It is, indeed, his Spirit that matters. “Spirit,” from the same Greek word — pneuma — that gives us “breath,” Jesus is leaving us more than a memory. He is giving us an indwelling of God in our lives. Never again will we be alone, if we are prepared to watch and listen for the Spirit’s gentle movement.
From the manger in Bethlehem to the cross on Calvary, the Incarnate Word of God visited earth and lived among us so that God might draw us all to himself. That experiment in divine interaction was coming to a close, and none of us would ever be the same. Bowing his head, Jesus handed over his spirit.
If we have any doubt of Jesus’ humanity — and that he is truly suffering — this simple and natural urge to slake his thirst ought to set us straight. Throughout his life, Jesus shows us over and over again the emotions, traits and urges that make him human. He weeps and cries, he mourns, he gets angry, he becomes tender, he eats and sleeps and thirsts. It is his incarnation — Word of God into flesh and bone —that binds and attracts us to him.
It was perhaps Earth’s darkest three hours ever, from noon to three o’clock on that first Good Friday, when the world was draped in a gray veil and Jesus hung heavy and nearly lifeless on the cross, his life slowly ebbing away and his breathing labored and weak. It is the man Jesus — the human just like us — who cries out loudly these words of hopelessness and utter dejection: “Eloi, Eloi, lema sabachthani?” which is translated, “My God, my God, why have you forsaken me?”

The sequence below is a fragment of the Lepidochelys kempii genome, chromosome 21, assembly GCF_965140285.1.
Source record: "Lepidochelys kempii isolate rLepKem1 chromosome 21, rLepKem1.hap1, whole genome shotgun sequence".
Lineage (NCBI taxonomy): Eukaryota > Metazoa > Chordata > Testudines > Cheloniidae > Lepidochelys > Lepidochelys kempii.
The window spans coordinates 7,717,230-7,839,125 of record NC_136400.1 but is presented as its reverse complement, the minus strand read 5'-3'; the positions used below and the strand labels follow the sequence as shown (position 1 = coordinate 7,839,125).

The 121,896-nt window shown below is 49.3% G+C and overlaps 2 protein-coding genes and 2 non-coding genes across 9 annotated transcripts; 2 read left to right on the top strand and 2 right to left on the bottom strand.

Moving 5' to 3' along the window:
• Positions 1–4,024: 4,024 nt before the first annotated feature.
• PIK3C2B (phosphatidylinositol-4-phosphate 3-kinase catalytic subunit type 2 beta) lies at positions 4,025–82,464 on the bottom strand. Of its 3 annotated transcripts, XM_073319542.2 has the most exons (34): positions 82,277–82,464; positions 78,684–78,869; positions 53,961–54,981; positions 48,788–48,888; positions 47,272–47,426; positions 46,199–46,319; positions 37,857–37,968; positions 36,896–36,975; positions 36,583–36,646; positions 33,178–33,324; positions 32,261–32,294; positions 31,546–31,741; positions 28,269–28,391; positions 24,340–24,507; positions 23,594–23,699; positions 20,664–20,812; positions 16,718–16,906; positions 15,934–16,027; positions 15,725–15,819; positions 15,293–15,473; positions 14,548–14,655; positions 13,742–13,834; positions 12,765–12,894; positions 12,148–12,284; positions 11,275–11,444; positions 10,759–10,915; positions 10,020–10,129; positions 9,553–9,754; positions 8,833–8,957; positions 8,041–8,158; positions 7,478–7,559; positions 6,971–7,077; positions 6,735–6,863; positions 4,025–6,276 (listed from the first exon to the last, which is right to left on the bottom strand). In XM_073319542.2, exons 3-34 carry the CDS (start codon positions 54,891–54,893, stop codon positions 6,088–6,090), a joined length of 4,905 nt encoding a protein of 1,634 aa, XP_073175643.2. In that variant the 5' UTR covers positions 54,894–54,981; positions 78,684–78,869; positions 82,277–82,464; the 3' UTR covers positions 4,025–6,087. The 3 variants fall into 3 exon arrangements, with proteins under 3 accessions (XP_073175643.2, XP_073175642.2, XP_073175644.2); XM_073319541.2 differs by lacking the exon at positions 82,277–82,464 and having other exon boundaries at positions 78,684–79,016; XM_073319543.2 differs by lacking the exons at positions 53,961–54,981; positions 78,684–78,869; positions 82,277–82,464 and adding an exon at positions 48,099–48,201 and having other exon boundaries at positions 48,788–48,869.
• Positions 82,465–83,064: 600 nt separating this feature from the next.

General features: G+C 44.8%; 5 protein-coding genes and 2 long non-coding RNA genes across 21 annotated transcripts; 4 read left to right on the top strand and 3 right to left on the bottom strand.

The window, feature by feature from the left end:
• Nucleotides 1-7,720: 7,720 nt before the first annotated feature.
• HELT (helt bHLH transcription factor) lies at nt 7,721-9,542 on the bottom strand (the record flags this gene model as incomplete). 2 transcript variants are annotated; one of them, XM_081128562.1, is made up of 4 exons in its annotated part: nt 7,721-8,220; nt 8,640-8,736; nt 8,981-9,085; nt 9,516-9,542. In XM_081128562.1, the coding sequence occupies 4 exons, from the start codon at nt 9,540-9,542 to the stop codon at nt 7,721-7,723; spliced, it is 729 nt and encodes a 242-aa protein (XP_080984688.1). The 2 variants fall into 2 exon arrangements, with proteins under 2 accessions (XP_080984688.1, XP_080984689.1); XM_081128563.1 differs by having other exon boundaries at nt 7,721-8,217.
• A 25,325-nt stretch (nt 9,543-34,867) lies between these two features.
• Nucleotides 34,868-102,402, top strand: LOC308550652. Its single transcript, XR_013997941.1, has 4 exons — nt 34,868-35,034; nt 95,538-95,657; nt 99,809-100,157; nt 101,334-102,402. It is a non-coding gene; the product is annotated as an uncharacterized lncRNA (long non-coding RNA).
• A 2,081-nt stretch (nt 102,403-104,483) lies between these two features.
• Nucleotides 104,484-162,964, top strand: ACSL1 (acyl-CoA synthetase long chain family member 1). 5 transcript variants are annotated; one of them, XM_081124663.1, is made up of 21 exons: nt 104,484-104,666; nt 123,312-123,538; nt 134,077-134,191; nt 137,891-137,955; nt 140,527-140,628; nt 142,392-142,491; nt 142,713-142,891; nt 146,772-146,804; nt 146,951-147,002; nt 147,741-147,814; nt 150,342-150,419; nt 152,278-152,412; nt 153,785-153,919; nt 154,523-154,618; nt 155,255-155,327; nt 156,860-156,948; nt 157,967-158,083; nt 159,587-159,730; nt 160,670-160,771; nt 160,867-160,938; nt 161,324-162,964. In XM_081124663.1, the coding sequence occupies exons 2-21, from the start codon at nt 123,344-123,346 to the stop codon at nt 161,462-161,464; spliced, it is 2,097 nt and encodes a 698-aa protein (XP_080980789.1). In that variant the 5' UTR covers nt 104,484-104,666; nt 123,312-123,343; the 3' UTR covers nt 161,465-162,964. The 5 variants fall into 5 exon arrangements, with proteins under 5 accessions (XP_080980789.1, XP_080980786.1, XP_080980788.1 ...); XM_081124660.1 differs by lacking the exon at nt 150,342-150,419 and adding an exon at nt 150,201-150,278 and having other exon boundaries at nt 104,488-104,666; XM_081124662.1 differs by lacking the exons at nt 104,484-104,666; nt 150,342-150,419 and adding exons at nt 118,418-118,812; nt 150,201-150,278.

As we walk our Christian life, we are called to be more aware of one another. We are asked to “behold” one another, for certainly there are those in our life — whether we are aware or not — who are suffering and in need of our attention. Indeed, perhaps what they most need is for us to simply see — behold — them.
What kind of response the penitent thief was expecting we can only guess, but I can’t believe he thought for a moment he would hear this from Jesus: “Okay, I will,” Jesus says. “Today you will be with me in paradise.” Paradise — another world, another day, another chance.
Jesus, instead, turns away from hatred, denial and retribution and toward love, acceptance and forgiveness: “Forgive them, Father…”
Last night, sitting in church for the Good Friday service, what kept running through my mind were those words we are asked to shout out, as if we, too, bear some responsibility for his death: “Crucify him! Crucify him!” And I wondered what it must have felt like to hear your own death proclaimed, your fate sealed by a mob…
Matthew 26:30-56 is a deathwatch, the story of Jesus’ last night with his disciples and his time of intense prayer and, ultimately, betrayal. In between the lines of description and dialogue, I imagined what might have been going through Jesus’ mind and heart…
I need them to remember me in a special way, and I think this simple and special meal is just the thing. It is sacramental ritual, of course, a physical sign of my invisible truth, but it is also ordinary. It is the most common activity of human life – eating and drinking, drawing sustenance from the fruit of the vine and the work of human hands.